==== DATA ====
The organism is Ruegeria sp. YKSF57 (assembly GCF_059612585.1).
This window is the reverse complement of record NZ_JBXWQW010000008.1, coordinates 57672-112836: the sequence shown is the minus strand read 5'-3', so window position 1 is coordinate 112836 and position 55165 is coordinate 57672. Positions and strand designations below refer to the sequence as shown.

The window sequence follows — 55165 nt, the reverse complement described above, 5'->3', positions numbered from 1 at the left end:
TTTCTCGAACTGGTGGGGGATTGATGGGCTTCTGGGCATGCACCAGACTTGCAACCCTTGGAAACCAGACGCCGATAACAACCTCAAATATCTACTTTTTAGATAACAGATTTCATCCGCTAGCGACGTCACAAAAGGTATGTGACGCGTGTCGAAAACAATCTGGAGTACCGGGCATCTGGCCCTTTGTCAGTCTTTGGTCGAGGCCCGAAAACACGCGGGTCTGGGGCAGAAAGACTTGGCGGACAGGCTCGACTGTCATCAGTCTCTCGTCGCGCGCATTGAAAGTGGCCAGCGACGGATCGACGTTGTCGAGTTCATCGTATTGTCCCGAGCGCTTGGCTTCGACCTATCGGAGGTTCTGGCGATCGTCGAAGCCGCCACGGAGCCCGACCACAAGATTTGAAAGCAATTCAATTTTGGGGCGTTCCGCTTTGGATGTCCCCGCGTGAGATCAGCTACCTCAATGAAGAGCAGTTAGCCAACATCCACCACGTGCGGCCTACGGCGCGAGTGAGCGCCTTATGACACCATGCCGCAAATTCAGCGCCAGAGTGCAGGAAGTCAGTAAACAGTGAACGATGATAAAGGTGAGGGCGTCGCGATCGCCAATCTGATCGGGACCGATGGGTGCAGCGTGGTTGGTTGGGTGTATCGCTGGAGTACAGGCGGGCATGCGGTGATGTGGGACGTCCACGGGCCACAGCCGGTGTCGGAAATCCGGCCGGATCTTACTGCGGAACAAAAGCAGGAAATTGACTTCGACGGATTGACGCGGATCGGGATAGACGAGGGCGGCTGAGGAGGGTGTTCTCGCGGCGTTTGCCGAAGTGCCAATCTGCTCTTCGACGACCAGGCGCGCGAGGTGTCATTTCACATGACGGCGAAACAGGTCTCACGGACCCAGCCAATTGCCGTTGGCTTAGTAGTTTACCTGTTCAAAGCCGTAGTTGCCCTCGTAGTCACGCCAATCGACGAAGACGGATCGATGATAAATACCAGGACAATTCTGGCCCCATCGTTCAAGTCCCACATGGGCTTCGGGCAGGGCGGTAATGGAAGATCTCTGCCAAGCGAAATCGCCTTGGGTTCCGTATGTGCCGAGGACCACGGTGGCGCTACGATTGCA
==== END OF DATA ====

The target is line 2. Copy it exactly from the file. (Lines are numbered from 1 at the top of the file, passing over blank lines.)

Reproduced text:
This window is the reverse complement of record NZ_JBXWQW010000008.1, coordinates 57672-112836: the sequence shown is the minus strand read 5'-3', so window position 1 is coordinate 112836 and position 55165 is coordinate 57672. Positions and strand designations below refer to the sequence as shown.